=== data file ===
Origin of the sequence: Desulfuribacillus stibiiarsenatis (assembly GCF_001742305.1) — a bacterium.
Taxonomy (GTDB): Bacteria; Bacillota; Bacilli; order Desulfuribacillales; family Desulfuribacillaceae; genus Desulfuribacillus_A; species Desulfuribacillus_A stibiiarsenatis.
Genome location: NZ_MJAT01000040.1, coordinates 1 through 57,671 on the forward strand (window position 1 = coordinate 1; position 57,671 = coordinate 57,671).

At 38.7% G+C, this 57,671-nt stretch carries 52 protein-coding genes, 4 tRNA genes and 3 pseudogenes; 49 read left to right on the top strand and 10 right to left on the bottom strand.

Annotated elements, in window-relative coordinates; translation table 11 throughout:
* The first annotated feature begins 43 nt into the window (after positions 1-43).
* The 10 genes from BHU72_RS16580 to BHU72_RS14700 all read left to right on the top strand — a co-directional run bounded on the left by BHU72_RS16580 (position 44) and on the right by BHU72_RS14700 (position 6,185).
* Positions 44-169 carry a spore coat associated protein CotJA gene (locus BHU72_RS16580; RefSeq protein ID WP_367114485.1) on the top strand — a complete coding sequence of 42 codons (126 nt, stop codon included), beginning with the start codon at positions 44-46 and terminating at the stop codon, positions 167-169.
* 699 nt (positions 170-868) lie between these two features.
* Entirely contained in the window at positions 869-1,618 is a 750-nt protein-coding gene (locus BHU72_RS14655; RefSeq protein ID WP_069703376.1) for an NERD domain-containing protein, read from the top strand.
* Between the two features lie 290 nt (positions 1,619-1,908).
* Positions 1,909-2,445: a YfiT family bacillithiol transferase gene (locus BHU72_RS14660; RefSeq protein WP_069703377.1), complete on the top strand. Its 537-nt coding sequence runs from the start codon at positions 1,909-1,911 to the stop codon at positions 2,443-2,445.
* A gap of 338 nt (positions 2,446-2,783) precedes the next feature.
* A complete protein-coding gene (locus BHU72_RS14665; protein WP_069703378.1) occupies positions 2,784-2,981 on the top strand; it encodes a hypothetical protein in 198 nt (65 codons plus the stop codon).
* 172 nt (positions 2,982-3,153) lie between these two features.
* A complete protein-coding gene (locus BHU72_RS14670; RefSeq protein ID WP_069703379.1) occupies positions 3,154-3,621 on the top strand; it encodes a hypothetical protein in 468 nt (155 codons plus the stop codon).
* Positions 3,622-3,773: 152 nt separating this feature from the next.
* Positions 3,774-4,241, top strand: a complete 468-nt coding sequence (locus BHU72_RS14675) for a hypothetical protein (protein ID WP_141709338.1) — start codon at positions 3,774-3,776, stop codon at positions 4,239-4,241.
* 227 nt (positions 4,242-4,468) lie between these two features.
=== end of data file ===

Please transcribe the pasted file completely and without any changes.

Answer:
Origin of the sequence: Desulfuribacillus stibiiarsenatis (assembly GCF_001742305.1) — a bacterium.
Taxonomy (GTDB): Bacteria; Bacillota; Bacilli; order Desulfuribacillales; family Desulfuribacillaceae; genus Desulfuribacillus_A; species Desulfuribacillus_A stibiiarsenatis.
Genome location: NZ_MJAT01000040.1, coordinates 1 through 57,671 on the forward strand (window position 1 = coordinate 1; position 57,671 = coordinate 57,671).

At 38.7% G+C, this 57,671-nt stretch carries 52 protein-coding genes, 4 tRNA genes and 3 pseudogenes; 49 read left to right on the top strand and 10 right to left on the bottom strand.

Annotated elements, in window-relative coordinates; translation table 11 throughout:
* The first annotated feature begins 43 nt into the window (after positions 1-43).
* The 10 genes from BHU72_RS16580 to BHU72_RS14700 all read left to right on the top strand — a co-directional run bounded on the left by BHU72_RS16580 (position 44) and on the right by BHU72_RS14700 (position 6,185).
* Positions 44-169 carry a spore coat associated protein CotJA gene (locus BHU72_RS16580; RefSeq protein ID WP_367114485.1) on the top strand — a complete coding sequence of 42 codons (126 nt, stop codon included), beginning with the start codon at positions 44-46 and terminating at the stop codon, positions 167-169.
* 699 nt (positions 170-868) lie between these two features.
* Entirely contained in the window at positions 869-1,618 is a 750-nt protein-coding gene (locus BHU72_RS14655; RefSeq protein ID WP_069703376.1) for an NERD domain-containing protein, read from the top strand.
* Between the two features lie 290 nt (positions 1,619-1,908).
* Positions 1,909-2,445: a YfiT family bacillithiol transferase gene (locus BHU72_RS14660; RefSeq protein WP_069703377.1), complete on the top strand. Its 537-nt coding sequence runs from the start codon at positions 1,909-1,911 to the stop codon at positions 2,443-2,445.
* A gap of 338 nt (positions 2,446-2,783) precedes the next feature.
* A complete protein-coding gene (locus BHU72_RS14665; protein WP_069703378.1) occupies positions 2,784-2,981 on the top strand; it encodes a hypothetical protein in 198 nt (65 codons plus the stop codon).
* 172 nt (positions 2,982-3,153) lie between these two features.
* A complete protein-coding gene (locus BHU72_RS14670; RefSeq protein ID WP_069703379.1) occupies positions 3,154-3,621 on the top strand; it encodes a hypothetical protein in 468 nt (155 codons plus the stop codon).
* Positions 3,622-3,773: 152 nt separating this feature from the next.
* Positions 3,774-4,241, top strand: a complete 468-nt coding sequence (locus BHU72_RS14675) for a hypothetical protein (protein ID WP_141709338.1) — start codon at positions 3,774-3,776, stop codon at positions 4,239-4,241.
* 227 nt (positions 4,242-4,468) lie between these two features.